We’ve all heard the philosophical quandary, “If a tree falls in the forest, will anyone hear it?” I’d like to pose a more pertinent question, “If a small-cap company has a material press release and no one reads it, will the equity ever re-price?”
Let’s go back two decades; I’m living in my fraternity house and it’s the dawn of widespread online trading, where millions of retail gamblers learned that trading stocks was a whole lot more lucrative than going to Vegas. I used to notice that smaller companies would issue what should have been market moving press releases, but the share price wouldn’t respond. Then, a few weeks later, a Wall Street analyst would change their rating on the stock and you’d have a massive re-valuation of the share price. Mind you, this was a simpler time when people actually respected analysts; even if they only paraphrased press releases—much as they do today. My fraternity brothers and I would spend hours a day scrolling through obscure company press releases instead of going to class. We would debate the merits of what was said, take positions and then call up Wall Street analysts to explain why something that a company felt was important enough to press release, was actually important. In retrospect, it’s funny to think that a bunch of 19-year-olds were able to educate a bunch of lazy 50-year old analysts, but it was the internet bubble and the whole stock market was reinventing itself. In any case, we made a bunch of money doing this—far more than we should have as we were drunk or worse most the of the time.
I bring this up because I see a similar thing happening once again today. At larger companies, the stock price moves before I even realize there has been a press release—the algos are just that fast. The next tier down has thousands of hedge funds dynamically re-pricing equities like its their mission in life. Then, you have smaller companies where the global extinction event in small-cap funds means that there is no longer an analytical cohort following these companies. I have now grown increasingly accustomed to reading an important PR and seeing no immediate reaction in the share price. Then, a quarter or two later, the numbers show up in the financials and the computers trip over themselves to buy shares.
Let me give you an example that is near and dear to my fund’s P & L. I’ve written about Altisource Portfolio Solutions (ASPS – USA) previously. For those of you who are new to this site, Altisource is a default mortgage servicer. As the number of mortgage defaults picks up, so will their cash flow. In fact, all evidence seems to suggest that mortgage defaults are primed to uptick soon, making Altisource a prime beneficiary of this trend. I bring up Altisource because a week ago (October 8 to be precise), Altisource announced that they would close down their Owners.com venture capital business. Owners.com lost $8.1 million in the first half of 2019. Annualize that and run-rate losses are $16.2 million. If you assume the rest of Altisource, which is an asset light service provider, is worth somewhere between ten and fifteen times cash flow (you have to strip out non-cash amortization, so cash flow is more accurate), then by closing down Owners.com, the equity should have re-valued by somewhere between $162 million and $243 million or $10 to $15 a share. Those are huge numbers on a $21 share price. If you look back at my original article on Altisource, my biggest concern was that they’d continue to set money on fire in their VC investments. One of my largest fears has now been assuaged and Altisource should do $100 million of free cash flow on a $330 million market cap with no adjustments needed to see those look-through earnings. So why didn’t the shares rise dramatically last week?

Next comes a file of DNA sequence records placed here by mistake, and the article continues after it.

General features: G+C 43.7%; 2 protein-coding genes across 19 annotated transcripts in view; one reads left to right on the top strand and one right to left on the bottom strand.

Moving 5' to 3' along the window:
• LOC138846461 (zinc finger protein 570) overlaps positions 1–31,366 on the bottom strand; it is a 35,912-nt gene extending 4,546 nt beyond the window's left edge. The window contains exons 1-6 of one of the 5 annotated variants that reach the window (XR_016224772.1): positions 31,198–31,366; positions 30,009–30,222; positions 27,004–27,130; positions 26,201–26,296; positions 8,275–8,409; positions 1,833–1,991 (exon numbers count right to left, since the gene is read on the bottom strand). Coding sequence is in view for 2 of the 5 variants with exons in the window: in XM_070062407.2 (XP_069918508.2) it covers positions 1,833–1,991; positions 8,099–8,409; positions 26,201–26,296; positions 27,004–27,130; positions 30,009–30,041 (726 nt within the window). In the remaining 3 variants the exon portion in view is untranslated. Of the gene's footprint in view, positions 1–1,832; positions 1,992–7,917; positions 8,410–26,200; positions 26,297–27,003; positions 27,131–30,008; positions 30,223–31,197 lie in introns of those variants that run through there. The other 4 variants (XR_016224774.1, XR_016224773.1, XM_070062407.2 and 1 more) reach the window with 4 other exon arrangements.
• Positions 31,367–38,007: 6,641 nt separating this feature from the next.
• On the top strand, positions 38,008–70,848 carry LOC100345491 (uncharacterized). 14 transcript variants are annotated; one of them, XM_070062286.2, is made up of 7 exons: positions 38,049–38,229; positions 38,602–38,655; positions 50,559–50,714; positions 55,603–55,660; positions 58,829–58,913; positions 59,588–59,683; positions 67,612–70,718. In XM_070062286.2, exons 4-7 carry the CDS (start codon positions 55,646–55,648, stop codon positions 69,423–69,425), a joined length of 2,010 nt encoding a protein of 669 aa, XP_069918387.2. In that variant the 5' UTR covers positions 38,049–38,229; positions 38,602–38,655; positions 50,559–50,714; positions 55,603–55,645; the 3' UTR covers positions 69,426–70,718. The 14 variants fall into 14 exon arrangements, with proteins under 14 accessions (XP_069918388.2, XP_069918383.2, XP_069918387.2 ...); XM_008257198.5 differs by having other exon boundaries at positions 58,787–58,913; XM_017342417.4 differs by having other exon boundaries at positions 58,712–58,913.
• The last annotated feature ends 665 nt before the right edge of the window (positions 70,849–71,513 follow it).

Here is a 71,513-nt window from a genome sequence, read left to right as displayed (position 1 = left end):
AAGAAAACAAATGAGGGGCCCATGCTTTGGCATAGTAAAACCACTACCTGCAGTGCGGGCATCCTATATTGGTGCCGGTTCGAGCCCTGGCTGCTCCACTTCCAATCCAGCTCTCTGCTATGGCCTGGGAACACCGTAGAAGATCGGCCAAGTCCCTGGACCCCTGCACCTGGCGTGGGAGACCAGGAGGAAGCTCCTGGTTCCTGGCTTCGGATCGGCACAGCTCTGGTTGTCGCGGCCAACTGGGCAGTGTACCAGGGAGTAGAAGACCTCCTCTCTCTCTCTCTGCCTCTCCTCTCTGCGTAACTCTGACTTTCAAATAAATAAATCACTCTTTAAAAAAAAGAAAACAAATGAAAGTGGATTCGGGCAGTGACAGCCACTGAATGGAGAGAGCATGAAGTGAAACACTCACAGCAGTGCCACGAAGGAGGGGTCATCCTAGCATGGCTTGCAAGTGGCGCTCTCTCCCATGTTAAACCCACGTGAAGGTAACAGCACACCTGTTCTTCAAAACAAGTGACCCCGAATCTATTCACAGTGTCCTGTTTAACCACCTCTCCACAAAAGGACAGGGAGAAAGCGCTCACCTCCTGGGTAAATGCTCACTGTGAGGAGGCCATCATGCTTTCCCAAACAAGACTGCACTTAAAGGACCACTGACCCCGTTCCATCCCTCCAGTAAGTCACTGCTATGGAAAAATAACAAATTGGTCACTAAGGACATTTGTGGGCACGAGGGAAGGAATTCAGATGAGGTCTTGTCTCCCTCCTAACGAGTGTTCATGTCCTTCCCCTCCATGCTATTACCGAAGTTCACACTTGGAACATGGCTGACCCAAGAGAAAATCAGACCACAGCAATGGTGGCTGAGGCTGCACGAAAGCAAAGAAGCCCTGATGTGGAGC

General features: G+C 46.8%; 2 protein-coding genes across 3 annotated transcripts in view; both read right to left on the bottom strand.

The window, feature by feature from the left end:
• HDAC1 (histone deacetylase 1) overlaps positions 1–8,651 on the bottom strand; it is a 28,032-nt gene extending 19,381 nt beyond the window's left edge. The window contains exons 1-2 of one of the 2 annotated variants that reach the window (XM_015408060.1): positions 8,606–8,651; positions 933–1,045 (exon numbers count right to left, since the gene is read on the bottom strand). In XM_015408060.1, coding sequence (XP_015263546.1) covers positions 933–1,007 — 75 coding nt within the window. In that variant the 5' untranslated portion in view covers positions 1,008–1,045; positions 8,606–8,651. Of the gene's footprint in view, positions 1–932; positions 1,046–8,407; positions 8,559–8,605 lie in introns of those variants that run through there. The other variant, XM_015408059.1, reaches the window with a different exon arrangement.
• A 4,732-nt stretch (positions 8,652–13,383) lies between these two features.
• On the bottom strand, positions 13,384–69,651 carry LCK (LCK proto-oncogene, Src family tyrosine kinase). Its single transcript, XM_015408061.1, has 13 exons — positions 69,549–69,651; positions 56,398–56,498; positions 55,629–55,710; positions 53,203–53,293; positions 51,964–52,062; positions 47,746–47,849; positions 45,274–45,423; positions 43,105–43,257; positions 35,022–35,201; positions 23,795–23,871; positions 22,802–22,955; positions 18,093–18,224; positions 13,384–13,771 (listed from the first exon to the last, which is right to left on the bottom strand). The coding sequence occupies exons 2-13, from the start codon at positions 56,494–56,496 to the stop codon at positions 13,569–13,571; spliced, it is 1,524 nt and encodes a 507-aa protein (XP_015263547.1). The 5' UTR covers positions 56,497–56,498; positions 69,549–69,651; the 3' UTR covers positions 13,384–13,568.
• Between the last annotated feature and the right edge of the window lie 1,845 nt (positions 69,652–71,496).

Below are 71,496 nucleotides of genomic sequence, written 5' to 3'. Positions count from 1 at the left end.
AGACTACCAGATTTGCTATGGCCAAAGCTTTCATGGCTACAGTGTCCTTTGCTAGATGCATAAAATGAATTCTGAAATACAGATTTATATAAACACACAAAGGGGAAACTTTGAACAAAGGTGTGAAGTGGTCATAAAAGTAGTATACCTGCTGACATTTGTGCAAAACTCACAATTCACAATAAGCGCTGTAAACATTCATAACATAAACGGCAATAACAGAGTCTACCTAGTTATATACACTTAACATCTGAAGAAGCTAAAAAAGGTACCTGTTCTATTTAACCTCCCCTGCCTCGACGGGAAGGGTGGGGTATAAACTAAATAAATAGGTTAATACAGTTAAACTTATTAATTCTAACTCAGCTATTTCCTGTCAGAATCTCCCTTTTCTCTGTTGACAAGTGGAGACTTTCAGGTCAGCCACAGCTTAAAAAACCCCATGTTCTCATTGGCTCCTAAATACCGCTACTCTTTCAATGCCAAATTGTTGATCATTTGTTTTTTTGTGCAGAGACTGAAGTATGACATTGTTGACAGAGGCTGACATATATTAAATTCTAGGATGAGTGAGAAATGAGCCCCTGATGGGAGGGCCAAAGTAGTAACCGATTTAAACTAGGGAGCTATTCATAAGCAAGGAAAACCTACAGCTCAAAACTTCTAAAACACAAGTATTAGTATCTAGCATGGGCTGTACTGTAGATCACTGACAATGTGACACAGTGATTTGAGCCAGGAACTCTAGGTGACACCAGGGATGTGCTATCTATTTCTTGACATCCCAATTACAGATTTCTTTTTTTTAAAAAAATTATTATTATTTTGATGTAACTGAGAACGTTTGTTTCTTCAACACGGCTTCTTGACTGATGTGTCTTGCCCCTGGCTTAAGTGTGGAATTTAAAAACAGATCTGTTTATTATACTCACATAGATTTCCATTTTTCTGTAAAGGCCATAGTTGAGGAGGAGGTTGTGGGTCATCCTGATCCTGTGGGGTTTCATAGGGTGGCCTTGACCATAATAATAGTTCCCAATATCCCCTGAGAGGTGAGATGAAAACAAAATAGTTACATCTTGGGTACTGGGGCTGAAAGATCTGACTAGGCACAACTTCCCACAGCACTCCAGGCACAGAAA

Let’s start with the possibilities. It is possible that some shareholders were genuinely excited about Owners.com. I certainly wasn’t. It’s possible that quants sold because revenue will decline as they close down a money losing business. Most likely, I’m one of the few guys that read the press release. I tend to think it’s that simple. The whole float here is about 4 million shares or $85 million dollars. That’s below the size that most funds can care about. I’m sure there’s some younger version of myself in a dorm room kicking back natty light and buying his 200 shares. However, larger players don’t care how cheap Altisource is, it’s not in their mandate. No one cares that next year should see a lot more cash flow—even before mortgage defaults pick up.
In my mind, this is what continues to create opportunity for guys like me who are willing to read the damn press releases. I bring this all up because I see real opportunity in smaller companies that have been ignored and left for dead for far too long.
With that in mind, I will be attending the LD Micro conference, December 10th-12th, in Los Angeles. I will even be speaking on the evening of the 10th. Given the opportunity to opine on anything I want, in front of over a hundred friends and colleagues, my choice was obvious: “Crazy Shit CEOs Have Lied To Me About.” I promise you it will be entertaining, as I’ve been lied to a lot. After my speech, I’ll be hosting a little reception for friends. If you’d like to attend, please click here. Space is limited, so let me know ASAP. I’ll be there until the beer runs out. If you invest in micro-caps and want to attend the conference, please email Chris Lahiji (chris@LDMicro.com) or David Scher (david@LDMicro.com). More info here: https://www.ldmicro.com/events